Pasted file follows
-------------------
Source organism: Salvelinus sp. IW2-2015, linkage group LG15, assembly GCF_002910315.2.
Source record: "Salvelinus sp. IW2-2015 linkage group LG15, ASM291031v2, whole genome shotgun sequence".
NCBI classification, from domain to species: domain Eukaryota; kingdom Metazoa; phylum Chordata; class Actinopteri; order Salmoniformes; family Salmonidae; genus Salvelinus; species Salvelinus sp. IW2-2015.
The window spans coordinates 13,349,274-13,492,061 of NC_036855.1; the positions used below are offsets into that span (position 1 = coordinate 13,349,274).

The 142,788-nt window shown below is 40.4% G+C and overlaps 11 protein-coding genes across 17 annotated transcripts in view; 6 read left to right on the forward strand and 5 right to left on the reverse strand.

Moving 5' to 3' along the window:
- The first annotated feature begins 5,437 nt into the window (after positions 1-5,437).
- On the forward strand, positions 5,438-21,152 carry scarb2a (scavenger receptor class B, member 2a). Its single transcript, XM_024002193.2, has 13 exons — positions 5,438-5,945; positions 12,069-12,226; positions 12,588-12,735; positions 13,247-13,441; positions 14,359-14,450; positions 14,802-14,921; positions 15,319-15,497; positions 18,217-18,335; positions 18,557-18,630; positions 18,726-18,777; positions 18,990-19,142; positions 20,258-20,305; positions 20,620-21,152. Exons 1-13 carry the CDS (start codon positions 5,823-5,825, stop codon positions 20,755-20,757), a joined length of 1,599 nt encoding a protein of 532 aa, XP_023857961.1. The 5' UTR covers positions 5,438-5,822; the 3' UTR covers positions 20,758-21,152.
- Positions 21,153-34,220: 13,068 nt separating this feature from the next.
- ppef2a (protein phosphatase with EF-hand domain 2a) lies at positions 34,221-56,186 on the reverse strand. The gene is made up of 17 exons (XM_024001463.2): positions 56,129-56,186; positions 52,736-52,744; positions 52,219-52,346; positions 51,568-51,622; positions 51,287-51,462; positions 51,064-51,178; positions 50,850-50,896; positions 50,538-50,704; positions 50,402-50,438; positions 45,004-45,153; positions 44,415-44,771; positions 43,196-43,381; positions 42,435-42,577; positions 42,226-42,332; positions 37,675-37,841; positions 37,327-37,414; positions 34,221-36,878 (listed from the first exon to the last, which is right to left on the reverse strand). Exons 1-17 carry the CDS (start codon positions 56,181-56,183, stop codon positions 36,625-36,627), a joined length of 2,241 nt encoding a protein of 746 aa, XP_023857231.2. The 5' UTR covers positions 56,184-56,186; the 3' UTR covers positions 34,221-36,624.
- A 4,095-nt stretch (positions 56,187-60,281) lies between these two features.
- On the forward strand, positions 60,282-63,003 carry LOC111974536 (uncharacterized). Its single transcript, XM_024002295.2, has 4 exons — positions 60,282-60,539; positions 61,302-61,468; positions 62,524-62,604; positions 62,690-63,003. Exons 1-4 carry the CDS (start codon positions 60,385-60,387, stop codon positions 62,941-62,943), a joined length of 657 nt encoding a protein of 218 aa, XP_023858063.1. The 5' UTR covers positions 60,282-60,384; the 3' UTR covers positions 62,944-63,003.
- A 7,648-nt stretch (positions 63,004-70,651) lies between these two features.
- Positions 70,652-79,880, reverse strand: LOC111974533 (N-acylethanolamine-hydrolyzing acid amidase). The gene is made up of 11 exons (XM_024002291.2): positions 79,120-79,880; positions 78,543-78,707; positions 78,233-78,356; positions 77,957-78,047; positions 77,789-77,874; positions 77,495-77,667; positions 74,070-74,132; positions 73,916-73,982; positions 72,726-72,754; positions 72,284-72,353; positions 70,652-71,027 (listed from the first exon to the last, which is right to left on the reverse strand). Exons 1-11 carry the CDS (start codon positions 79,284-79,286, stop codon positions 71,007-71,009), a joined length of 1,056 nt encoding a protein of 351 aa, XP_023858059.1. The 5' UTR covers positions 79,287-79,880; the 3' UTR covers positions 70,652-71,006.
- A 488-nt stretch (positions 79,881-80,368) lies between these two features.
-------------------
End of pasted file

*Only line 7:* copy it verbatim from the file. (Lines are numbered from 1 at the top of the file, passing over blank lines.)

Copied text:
- The first annotated feature begins 5,437 nt into the window (after positions 1-5,437).